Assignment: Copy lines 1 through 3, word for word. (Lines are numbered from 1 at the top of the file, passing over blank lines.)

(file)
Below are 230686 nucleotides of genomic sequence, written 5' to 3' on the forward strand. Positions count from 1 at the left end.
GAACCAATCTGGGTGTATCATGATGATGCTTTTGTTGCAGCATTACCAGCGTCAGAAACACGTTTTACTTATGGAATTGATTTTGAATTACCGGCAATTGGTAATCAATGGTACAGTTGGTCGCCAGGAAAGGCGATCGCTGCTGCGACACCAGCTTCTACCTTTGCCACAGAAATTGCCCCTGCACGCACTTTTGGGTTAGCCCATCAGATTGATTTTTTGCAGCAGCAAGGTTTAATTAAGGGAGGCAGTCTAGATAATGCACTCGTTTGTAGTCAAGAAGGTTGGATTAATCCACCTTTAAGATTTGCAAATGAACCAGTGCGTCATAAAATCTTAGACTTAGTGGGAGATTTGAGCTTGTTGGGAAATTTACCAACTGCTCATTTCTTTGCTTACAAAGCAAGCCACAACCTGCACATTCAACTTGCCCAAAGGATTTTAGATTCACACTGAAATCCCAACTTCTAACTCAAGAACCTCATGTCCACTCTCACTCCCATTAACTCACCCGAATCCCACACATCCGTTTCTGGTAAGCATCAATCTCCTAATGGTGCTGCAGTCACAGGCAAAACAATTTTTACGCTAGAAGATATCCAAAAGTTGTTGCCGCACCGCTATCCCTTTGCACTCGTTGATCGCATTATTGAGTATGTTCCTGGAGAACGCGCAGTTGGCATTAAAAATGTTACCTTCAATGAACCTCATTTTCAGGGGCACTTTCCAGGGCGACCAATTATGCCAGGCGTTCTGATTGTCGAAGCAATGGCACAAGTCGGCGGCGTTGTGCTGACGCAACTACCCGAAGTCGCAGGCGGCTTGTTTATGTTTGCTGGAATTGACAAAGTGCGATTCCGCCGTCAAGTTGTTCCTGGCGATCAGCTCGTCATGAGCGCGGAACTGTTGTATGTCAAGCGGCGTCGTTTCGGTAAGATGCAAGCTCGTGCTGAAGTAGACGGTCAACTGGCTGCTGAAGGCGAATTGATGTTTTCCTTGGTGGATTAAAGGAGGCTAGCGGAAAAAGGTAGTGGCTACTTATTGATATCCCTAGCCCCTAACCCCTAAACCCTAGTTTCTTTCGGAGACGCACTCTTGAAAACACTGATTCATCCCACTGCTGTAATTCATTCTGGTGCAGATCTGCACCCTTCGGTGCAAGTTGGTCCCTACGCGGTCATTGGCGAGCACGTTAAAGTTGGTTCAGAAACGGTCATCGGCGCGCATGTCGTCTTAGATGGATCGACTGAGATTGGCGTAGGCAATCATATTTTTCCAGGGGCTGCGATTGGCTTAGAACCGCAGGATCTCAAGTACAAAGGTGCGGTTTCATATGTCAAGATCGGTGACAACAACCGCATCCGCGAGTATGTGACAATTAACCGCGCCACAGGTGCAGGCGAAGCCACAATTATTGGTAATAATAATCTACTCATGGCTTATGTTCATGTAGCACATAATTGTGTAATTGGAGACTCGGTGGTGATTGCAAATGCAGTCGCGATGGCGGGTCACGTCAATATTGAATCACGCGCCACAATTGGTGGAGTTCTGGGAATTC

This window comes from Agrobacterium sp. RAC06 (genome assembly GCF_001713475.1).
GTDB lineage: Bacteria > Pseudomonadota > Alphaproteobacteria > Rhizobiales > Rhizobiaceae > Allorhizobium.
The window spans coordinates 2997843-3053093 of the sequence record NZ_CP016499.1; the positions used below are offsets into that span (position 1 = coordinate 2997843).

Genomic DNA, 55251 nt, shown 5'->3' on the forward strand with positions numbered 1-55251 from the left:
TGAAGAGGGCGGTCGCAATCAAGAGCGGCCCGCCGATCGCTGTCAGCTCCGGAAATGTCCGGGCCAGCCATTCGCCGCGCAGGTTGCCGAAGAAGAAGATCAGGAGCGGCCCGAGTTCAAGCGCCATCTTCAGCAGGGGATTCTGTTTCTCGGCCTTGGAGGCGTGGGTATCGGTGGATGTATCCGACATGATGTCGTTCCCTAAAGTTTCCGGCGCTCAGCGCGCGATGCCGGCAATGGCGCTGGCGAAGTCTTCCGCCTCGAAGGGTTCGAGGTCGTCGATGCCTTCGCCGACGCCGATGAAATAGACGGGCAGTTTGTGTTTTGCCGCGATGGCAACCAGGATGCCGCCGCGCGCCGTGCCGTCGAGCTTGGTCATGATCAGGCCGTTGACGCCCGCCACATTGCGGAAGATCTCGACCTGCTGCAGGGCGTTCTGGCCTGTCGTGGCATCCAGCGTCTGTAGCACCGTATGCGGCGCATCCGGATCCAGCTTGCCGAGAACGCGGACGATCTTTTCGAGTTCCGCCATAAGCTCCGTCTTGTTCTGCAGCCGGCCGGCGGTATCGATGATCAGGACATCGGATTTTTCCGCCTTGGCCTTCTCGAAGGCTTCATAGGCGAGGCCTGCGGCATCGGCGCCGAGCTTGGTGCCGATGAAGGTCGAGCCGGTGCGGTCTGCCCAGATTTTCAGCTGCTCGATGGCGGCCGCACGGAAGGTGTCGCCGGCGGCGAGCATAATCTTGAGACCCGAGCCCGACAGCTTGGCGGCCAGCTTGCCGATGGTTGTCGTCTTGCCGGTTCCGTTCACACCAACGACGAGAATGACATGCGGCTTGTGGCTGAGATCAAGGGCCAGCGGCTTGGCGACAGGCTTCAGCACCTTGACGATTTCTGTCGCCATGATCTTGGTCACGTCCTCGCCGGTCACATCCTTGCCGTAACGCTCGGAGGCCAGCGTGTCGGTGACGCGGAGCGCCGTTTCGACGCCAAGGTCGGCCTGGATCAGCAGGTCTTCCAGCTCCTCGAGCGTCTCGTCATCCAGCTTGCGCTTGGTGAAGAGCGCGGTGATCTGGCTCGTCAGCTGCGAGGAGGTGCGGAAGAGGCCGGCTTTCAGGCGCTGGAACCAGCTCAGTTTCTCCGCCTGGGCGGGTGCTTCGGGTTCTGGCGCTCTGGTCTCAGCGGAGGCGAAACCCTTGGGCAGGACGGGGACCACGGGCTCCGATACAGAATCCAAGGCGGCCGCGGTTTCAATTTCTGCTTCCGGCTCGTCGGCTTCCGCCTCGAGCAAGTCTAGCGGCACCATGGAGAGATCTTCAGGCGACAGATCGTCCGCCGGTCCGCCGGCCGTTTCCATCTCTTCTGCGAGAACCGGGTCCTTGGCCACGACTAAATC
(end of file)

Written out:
Below are 230686 nucleotides of genomic sequence, written 5' to 3' on the forward strand. Positions count from 1 at the left end.
GAACCAATCTGGGTGTATCATGATGATGCTTTTGTTGCAGCATTACCAGCGTCAGAAACACGTTTTACTTATGGAATTGATTTTGAATTACCGGCAATTGGTAATCAATGGTACAGTTGGTCGCCAGGAAAGGCGATCGCTGCTGCGACACCAGCTTCTACCTTTGCCACAGAAATTGCCCCTGCACGCACTTTTGGGTTAGCCCATCAGATTGATTTTTTGCAGCAGCAAGGTTTAATTAAGGGAGGCAGTCTAGATAATGCACTCGTTTGTAGTCAAGAAGGTTGGATTAATCCACCTTTAAGATTTGCAAATGAACCAGTGCGTCATAAAATCTTAGACTTAGTGGGAGATTTGAGCTTGTTGGGAAATTTACCAACTGCTCATTTCTTTGCTTACAAAGCAAGCCACAACCTGCACATTCAACTTGCCCAAAGGATTTTAGATTCACACTGAAATCCCAACTTCTAACTCAAGAACCTCATGTCCACTCTCACTCCCATTAACTCACCCGAATCCCACACATCCGTTTCTGGTAAGCATCAATCTCCTAATGGTGCTGCAGTCACAGGCAAAACAATTTTTACGCTAGAAGATATCCAAAAGTTGTTGCCGCACCGCTATCCCTTTGCACTCGTTGATCGCATTATTGAGTATGTTCCTGGAGAACGCGCAGTTGGCATTAAAAATGTTACCTTCAATGAACCTCATTTTCAGGGGCACTTTCCAGGGCGACCAATTATGCCAGGCGTTCTGATTGTCGAAGCAATGGCACAAGTCGGCGGCGTTGTGCTGACGCAACTACCCGAAGTCGCAGGCGGCTTGTTTATGTTTGCTGGAATTGACAAAGTGCGATTCCGCCGTCAAGTTGTTCCTGGCGATCAGCTCGTCATGAGCGCGGAACTGTTGTATGTCAAGCGGCGTCGTTTCGGTAAGATGCAAGCTCGTGCTGAAGTAGACGGTCAACTGGCTGCTGAAGGCGAATTGATGTTTTCCTTGGTGGATTAAAGGAGGCTAGCGGAAAAAGGTAGTGGCTACTTATTGATATCCCTAGCCCCTAACCCCTAAACCCTAGTTTCTTTCGGAGACGCACTCTTGAAAACACTGATTCATCCCACTGCTGTAATTCATTCTGGTGCAGATCTGCACCCTTCGGTGCAAGTTGGTCCCTACGCGGTCATTGGCGAGCACGTTAAAGTTGGTTCAGAAACGGTCATCGGCGCGCATGTCGTCTTAGATGGATCGACTGAGATTGGCGTAGGCAATCATATTTTTCCAGGGGCTGCGATTGGCTTAGAACCGCAGGATCTCAAGTACAAAGGTGCGGTTTCATATGTCAAGATCGGTGACAACAACCGCATCCGCGAGTATGTGACAATTAACCGCGCCACAGGTGCAGGCGAAGCCACAATTATTGGTAATAATAATCTACTCATGGCTTATGTTCATGTAGCACATAATTGTGTAATTGGAGACTCGGTGGTGATTGCAAATGCAGTCGCGATGGCGGGTCACGTCAATATTGAATCACGCGCCACAATTGGTGGAGTTCTGGGAATTC

This window comes from Agrobacterium sp. RAC06 (genome assembly GCF_001713475.1).